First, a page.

Commentary: Social media use and poor well-being feed into each other in a vicious cycle
People who have poor well-being might use social media more often as a coping mechanism, but this doesn’t seem to be helping, says a researcher.
MELBOURNE: We often hear about the negative impacts of social media on our well-being, but we don’t usually think of it the other way round – whereby how we feel may impact how we use social media.
In a recent study, my colleagues and I investigated the relationship between social media use and well-being in more than 7,000 adults across four years, using survey responses from the longitudinal New Zealand Attitudes and Values Study.
We found social media use and well-being impact each other. Poorer well-being – specifically higher psychological distress and lower life satisfaction – predicted higher social media use one year later, and higher social media use predicted poorer well-being one year later.
A VICIOUS CYCLE
Interestingly, well-being impacted social media use more than the other way round.
Going from having “no distress” to being distressed “some of the time”, or “some of the time” to “most of the time”, was associated with an extra 27 minutes of daily social media use one year later. These findings were the same for men and women across all age groups.
This suggests people who have poor well-being might be turning to social media more, perhaps as a coping mechanism – but this doesn’t seem to be helping. Unfortunately, and paradoxically, turning to social media may worsen the very feelings and symptoms someone is hoping to escape.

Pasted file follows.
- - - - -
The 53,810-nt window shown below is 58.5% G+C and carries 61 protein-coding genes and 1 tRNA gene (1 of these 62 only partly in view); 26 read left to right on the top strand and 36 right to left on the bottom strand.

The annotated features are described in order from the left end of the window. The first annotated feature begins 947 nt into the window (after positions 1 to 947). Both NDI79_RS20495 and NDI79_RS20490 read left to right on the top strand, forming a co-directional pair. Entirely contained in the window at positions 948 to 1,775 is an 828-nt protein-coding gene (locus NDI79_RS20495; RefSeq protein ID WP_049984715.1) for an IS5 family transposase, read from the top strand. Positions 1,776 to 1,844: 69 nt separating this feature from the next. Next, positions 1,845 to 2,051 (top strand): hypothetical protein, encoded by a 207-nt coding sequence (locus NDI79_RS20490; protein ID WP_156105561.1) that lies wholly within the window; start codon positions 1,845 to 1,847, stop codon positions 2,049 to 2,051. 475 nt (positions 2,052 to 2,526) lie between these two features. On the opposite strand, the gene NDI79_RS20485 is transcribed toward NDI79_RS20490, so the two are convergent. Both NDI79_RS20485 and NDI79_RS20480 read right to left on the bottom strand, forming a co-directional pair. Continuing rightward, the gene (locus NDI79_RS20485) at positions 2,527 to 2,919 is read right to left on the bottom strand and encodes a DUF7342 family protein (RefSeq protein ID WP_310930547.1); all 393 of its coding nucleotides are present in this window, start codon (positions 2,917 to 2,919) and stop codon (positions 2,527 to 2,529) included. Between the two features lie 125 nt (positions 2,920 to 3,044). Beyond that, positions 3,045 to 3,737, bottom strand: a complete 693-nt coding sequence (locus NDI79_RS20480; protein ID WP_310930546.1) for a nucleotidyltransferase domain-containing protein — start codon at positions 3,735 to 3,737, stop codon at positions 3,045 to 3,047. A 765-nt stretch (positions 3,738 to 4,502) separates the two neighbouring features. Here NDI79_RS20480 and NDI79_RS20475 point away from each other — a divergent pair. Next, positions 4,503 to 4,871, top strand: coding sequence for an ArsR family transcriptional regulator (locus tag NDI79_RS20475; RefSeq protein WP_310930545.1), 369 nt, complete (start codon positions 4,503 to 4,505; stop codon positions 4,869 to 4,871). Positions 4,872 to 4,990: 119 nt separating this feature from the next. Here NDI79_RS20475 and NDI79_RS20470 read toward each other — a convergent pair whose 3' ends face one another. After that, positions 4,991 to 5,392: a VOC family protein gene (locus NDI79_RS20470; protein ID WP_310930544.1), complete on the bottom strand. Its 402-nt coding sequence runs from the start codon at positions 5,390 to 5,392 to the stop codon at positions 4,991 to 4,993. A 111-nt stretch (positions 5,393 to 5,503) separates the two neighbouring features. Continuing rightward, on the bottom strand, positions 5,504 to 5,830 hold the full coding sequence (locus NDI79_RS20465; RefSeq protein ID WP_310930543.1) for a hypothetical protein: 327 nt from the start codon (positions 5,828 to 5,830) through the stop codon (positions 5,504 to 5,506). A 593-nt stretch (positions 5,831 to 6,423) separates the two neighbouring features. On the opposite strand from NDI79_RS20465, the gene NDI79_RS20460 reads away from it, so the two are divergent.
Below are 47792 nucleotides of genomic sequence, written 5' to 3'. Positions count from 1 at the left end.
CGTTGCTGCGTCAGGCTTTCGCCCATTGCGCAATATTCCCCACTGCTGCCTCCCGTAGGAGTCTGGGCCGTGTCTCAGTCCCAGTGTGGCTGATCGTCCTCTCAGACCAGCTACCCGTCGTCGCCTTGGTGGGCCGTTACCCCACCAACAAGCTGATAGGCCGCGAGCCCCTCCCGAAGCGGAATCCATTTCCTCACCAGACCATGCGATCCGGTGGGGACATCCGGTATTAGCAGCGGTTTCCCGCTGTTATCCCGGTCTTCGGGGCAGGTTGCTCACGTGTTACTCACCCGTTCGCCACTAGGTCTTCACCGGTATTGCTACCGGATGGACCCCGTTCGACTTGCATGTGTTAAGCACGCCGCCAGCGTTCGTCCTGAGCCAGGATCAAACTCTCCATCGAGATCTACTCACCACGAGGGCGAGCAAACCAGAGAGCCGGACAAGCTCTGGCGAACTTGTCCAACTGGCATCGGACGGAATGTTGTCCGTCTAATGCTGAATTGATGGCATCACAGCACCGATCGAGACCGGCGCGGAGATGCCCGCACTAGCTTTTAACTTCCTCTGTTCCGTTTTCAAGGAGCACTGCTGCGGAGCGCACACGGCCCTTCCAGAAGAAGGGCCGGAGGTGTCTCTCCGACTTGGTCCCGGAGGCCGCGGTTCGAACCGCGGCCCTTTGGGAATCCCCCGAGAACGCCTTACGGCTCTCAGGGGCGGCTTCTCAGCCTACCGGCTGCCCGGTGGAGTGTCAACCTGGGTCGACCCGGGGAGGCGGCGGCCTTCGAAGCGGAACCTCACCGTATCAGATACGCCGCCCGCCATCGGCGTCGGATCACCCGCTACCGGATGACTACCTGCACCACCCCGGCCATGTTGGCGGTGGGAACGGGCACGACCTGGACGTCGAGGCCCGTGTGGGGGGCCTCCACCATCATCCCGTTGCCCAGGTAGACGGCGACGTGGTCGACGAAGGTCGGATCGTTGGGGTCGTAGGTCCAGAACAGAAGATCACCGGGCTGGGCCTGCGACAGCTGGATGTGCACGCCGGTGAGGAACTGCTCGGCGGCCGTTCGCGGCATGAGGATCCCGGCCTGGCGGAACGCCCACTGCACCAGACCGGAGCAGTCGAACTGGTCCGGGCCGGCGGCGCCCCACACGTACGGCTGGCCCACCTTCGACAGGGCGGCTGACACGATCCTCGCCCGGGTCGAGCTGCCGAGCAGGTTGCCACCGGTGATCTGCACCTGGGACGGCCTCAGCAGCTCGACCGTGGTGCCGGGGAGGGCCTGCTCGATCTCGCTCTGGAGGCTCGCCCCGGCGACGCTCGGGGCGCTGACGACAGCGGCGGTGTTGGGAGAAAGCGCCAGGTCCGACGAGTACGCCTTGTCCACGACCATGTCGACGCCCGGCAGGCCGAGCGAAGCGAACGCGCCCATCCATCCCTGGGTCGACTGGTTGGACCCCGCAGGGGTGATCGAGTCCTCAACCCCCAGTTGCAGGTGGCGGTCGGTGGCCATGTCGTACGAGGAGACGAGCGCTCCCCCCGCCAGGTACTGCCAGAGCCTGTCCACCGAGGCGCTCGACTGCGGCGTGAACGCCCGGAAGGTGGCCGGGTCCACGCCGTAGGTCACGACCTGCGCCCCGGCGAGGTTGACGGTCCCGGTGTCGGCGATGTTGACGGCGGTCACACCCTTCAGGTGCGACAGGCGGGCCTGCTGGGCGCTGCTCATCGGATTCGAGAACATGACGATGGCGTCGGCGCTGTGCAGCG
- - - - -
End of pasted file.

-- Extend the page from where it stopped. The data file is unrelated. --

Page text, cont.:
Our study found higher social media use results in poorer well-being, which in turn increases social media use, exacerbating the existing negative feelings, and so on. This creates a vicious cycle in which people seem to get trapped.
If you think this might describe your relationship with social media, there are some strategies you can use to try to get out of this vicious cycle.
REFLECT ON HOW AND WHY YOU USE SOCIAL MEDIA
Social media aren’t inherently bad, but how and why we use them is really important – even more than how much time we spend on social media. For example, using social media to interact with others or for entertainment has been linked to improved well-being, whereas engaging in comparisons on social media can be detrimental to well-being.
So chat to your friends and watch funny dog videos to your heart’s content, but just watch out for those comparisons.
What we look at online is important too. One experimental study found just 10 minutes of exposure to “fitspiration” images (such as slim or toned people posing in exercise clothing or engaging in fitness) led to significantly poorer mood and body image in women than exposure to travel images.
And mindless scrolling can also be harmful. Research suggests this passive use of social media is more damaging to well-being than active use (such as talking or interacting with friends).
So be mindful about how and why you use social media, and how it makes you feel. If most of your use falls under the “harmful” category, that’s a sign to change or cut down your use, or even take a break.
One 2015 experiment with more than 1,000 participants found taking a break from Facebook for just one week increased life satisfaction.
DON’T LET SOCIAL MEDIA DISPLACE OTHER ACTIVITIES
Life is all about balance, so make sure you’re still doing important activities away from your phone that support your well-being. Research suggests time spent outdoors, on hobbies or crafts, and engaging in physical activity can help improve your well-being.
So put your phone down and organise a picnic with friends, join a new class, or find an enjoyable way to move your body.
According to our findings, it may be useful to think of your own habitual social media use as a symptom of how you’re feeling. If your use suggests you aren’t in a good place, perhaps you need to identify and address what’s getting you down.
The first, very crucial step is getting help. A great place to start is talking to a health professional such as your general practitioner or a therapist. You can also reach out to mental health organisations for evidence-based support.
Hannah Jarman is Research Fellow in the School of Psychology at Deakin University. This commentary first appeared on The Conversation.